This research illuminates the historical development and clustering of creative activity in the United States. Census data is used to identify creative occupations (i.e., artists, musicians, authors, actors) and data on prominent creatives, as listed in a comprehensive biographical compendium. The analysis first sheds light on the socio-economic background of creative people and how it has changed since 1850. The results indicate that the proportion of female creatives is relatively high, time constraints can be a hindrance for taking up a creative occupation, racial inequality is present and tends to change only slowly, and access to financial resources within a family facilitates the uptake of an artistic occupation. Second, the study systematically documents and quantifies the geography of creative clusters in the United States and explains how these have evolved over time and across creative domains.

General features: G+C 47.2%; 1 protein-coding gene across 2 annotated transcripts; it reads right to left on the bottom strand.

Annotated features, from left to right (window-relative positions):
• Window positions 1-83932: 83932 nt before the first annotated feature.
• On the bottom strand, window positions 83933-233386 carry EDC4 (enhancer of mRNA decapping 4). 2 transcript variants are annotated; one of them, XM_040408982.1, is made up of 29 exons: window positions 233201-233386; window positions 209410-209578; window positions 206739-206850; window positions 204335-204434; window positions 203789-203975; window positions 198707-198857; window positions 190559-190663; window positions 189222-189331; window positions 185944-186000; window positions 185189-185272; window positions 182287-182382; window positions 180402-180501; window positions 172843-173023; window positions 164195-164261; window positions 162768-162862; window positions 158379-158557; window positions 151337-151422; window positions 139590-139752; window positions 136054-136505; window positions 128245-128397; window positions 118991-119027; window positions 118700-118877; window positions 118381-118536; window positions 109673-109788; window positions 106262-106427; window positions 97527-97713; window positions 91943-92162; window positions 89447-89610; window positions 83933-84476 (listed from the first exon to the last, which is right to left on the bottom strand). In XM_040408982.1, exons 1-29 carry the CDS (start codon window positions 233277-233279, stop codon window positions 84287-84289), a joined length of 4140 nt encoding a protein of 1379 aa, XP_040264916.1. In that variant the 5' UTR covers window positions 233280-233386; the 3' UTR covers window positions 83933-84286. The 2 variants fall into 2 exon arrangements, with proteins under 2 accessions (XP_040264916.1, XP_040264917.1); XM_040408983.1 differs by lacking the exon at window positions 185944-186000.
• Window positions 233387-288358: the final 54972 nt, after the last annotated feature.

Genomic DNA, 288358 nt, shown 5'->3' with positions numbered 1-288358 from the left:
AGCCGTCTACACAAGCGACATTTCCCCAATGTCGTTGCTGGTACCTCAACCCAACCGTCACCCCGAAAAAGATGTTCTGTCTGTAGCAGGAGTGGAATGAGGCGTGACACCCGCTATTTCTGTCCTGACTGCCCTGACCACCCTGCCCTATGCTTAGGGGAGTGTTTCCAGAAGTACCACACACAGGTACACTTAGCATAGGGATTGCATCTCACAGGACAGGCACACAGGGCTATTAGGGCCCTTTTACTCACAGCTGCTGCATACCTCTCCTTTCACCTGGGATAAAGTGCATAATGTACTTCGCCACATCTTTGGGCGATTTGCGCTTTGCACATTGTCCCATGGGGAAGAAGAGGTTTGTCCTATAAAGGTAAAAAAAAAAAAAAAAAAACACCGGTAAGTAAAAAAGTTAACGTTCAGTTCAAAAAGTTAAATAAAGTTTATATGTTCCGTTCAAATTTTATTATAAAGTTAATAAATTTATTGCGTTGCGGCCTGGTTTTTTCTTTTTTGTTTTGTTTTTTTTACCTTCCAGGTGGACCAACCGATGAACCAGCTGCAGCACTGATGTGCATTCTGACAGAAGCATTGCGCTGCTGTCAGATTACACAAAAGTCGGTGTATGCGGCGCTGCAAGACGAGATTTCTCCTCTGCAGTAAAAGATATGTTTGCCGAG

|Journal||Regional Science and Urban Economics|
|Number of pages||23|
|Publication status||Published - Jan 2021|
- Agglomeration economies
- Geographic clustering
- Urban history